This story is part of WWDC 2022, CNET's complete coverage from and about Apple's annual developers conference.
The day before he was set to address thousands of developers, Apple CEO Tim Cook walked into a cavernous conference space at the San Jose McEnery Convention Center. The room was empty except for a few reporters, some Apple execs and about a dozen students who'd won scholarships to attend the company's annual Worldwide Developers Conference.
Cook was there to surprise the students -- and that he did. He worked the room, talking to the burgeoning developers and getting quick demos of projects they'd developed using Apple's Swift coding tools. And he posed for selfies. So many selfies.
"He's really cool," said Kirill Averianov, a 17-year-old developer who's been writing iOS apps in his native Russia for nine years. "It was quite an experience," added Will Bishop, also 17, who'd journeyed from Australia. "I've only ever seen him on stage. They didn't tell us he'd be here."
Cook is part of a cadre of executives with rock star status in the tech industry. But he's not like Facebook's hoodie-wearing Mark Zuckerberg or Tesla's big-talking, big-tweeting Elon Musk. Instead of pushing grandiose or hyperdisruptive visions for the future, Cook is more grounded. He's expanded Apple's product lineup, moving into new categories like smartwatches and smart speakers, but he also shows restraint when it comes to jumping into markets. That long-rumored Apple car? No sight of it.
Perhaps nowhere is Cook more of a cult figure than at WWDC.
The annual confab, which ends Friday, is where Apple sells developers on the next generation of its software for iPhones, iPads, Apple Watches and Macs. While some of the news from the conference is pretty technical (like updates to its programming language), Apple's also persuading consumers to wait for its upcoming devices. It's saying, why buy the new Galaxy S10 or OnePlus 7 Pro, when Apple will introduce new gadgets -- and give old devices a facelift with software updates -- in a few months?
The man behind all of that is Cook. He took over as permanent CEO of Apple on Aug. 24, 2011, as Steve Jobs reached the end of his battle with pancreatic cancer. In Cook's nearly eight years as CEO, Apple became the US' first trillion-dollar company but only a few months later saw its value slide below that of rivals like Microsoft. It's sold about 2 billion iPhones, but is facing pressure from a slowdown in the overall smartphone market. It's released new products in new categories but hasn't yet introduced anything as life-changing as the iPhone.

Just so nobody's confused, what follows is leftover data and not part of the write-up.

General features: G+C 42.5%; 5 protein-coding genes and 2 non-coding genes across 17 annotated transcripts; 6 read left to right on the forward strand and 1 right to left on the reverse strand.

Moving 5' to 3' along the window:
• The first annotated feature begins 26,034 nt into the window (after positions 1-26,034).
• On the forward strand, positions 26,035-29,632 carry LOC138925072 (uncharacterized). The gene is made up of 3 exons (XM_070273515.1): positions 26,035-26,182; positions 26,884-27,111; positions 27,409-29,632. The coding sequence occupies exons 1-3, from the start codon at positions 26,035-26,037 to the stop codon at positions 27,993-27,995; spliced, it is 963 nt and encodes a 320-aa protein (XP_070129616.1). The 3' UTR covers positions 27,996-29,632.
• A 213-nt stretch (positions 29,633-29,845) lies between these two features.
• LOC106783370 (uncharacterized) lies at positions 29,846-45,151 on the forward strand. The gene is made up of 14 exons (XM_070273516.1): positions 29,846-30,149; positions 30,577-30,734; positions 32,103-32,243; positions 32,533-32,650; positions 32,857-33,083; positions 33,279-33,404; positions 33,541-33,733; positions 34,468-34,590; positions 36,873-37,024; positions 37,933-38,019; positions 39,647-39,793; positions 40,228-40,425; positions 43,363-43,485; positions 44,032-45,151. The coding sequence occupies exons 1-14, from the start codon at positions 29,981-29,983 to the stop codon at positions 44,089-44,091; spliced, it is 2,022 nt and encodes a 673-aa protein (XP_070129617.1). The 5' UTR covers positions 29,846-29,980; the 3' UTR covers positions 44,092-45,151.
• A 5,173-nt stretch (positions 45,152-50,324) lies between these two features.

This year at WWDC, Apple displayed Cook's vision for the next era of Apple, one in which it isn't all about the iPhone. And it comes at a time Apple's moved on from being beholden to a figurehead.
"Apple is no longer a one-man band," Creative Strategies analyst Carolina Milanesi said. "Apple is a different company than it used to be."
Apple didn't have anything to add to comments Cook made at WWDC and in an interview with CBS.
By every measure, the iPhone has been a success. Cook wasn't CEO when the first model hit the market in 2007, but he did oversee Apple's push to expand the lineup, both in screen size and market availability.
In 2014, Apple introduced its first big-screen iPhones -- the 6 and 6 Plus -- after years of saying it didn't want to boost the display dimensions much above the 4 inches of the iPhone 5S. In 2017, the company ditched the home button in favor of Face ID and a bigger, edge-to-edge screen in the iPhone X.
Cook struck a deal with China Mobile in late 2013 to bring the iPhone to the world's largest carrier in one of the world's largest markets. And he's expanded into India and various other areas where Apple previously didn't have a formal presence.
He's also succeeded in getting us to spend more money on our iPhones (and other Apple devices) than before. When Apple launched its iPhone X, some wondered if the $999 price tag would scare away consumers. Instead, the iPhone X became Apple's best-selling device up to the time.
All of those moves during Cook's tenure have helped Apple become one of the world's richest companies.
But the iPhone is also one of Apple's biggest challenges going forward. Fewer people are upgrading as frequently as before. iPhone sales fell for the first time ever in 2016, and in January of this year, Apple issued a rare warning -- its first in nearly 17 years -- that its fiscal first-quarter financial results wouldn't be as strong as it had anticipated.
Apple, which has long generated about two-thirds of its revenue from the iPhone, has worked to diversify its operations beyond its popular phone, but there's nothing that's yet close to the size of the iPhone business.